Leo Henzel, Petitioner-appellant, v. State of Florida, Respondent-appellee, 475 F.2d 1271 (5th Cir. 1973)Annotate this Case
Filindo B. Masino, Philadelphia, Pa., for petitioner-appellant.
Robert L. Shevin, Atty. Gen., Tallahassee, Fla., Arnold R. Ginsberg, Asst. Atty. Gen., Miami, Fla., for respondent-appellee.
Before COLEMAN, GOLDBERG and GODBOLD, Circuit Judges.
Petitioner Henzel is a parolee from a Florida state conviction for grand larceny. His third successive federal petition for a writ of habeas corpus was denied by the District Court. Petitioner then filed pro se a petition for rehearing, and later requested that the court delay ruling thereon until he could obtain counsel. Petitioner subsequently filed pro se a lengthy supplemental petition. The District Court considered these petitions despite the fact that they raised numerous grounds not presented in the third petition, and denied the request for rehearing. Petitioner appeals. We affirm.
Petitioner is represented on appeal by counsel who has filed a lengthy brief raising four contentions. The major point is that part of petitioner's trial was conducted during his involuntary absence. This precise issue was determined adversely to petitioner in state court. It was raised in petitioner's second federal habeas suit, and was again determined adversely to him on the basis of specific findings. That decision was not brought up for appellate review.1 It cannot be reviewed on this appeal.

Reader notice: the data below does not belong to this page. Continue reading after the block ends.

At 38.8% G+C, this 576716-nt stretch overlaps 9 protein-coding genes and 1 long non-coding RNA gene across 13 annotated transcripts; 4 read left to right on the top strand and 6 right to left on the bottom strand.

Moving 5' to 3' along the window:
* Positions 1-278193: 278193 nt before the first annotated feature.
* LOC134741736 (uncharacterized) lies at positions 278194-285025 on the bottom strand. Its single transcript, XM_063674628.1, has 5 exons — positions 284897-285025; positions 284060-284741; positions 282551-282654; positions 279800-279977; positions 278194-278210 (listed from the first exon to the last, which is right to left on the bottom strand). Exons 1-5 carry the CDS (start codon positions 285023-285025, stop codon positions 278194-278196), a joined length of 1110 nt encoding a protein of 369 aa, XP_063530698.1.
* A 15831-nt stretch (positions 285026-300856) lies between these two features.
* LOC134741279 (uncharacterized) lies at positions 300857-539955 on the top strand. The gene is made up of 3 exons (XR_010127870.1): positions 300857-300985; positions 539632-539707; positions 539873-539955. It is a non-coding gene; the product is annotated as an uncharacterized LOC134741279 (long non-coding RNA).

Denial of a speedy trial is urged, but petitioner has made no effort to have this issue determined in his various state court post-conviction proceedings. Other points raised on appeal are denial of effective counsel, with respect to which there was a bypass of state proceedings, petitioner having raised the issue in state court and then expressly abandoned it, and inconsistency of the verdict, which is not of constitutional dimension. There being no error on any of these points, we affirm.
Various other points were raised by the two rehearing petitions and were denied but have been abandoned because not presented on appeal. These are knowing use of perjured testimony, knowing suppression of evidence, and denial of access to Florida post-conviction remedies. See Lipscomb v. U. S. Bd. of Parole, No. 71-2505 (5th Cir., Jan. 3, 1972). We consider the claim of lack of jurisdiction of the Florida trial court over the offense to have been abandoned also. Petitioner did not raise this in any contention of error or brief it, and on oral argument of this appeal he adverted to it only briefly and then in his reply to the state's argument.
An appeal was filed but dismissed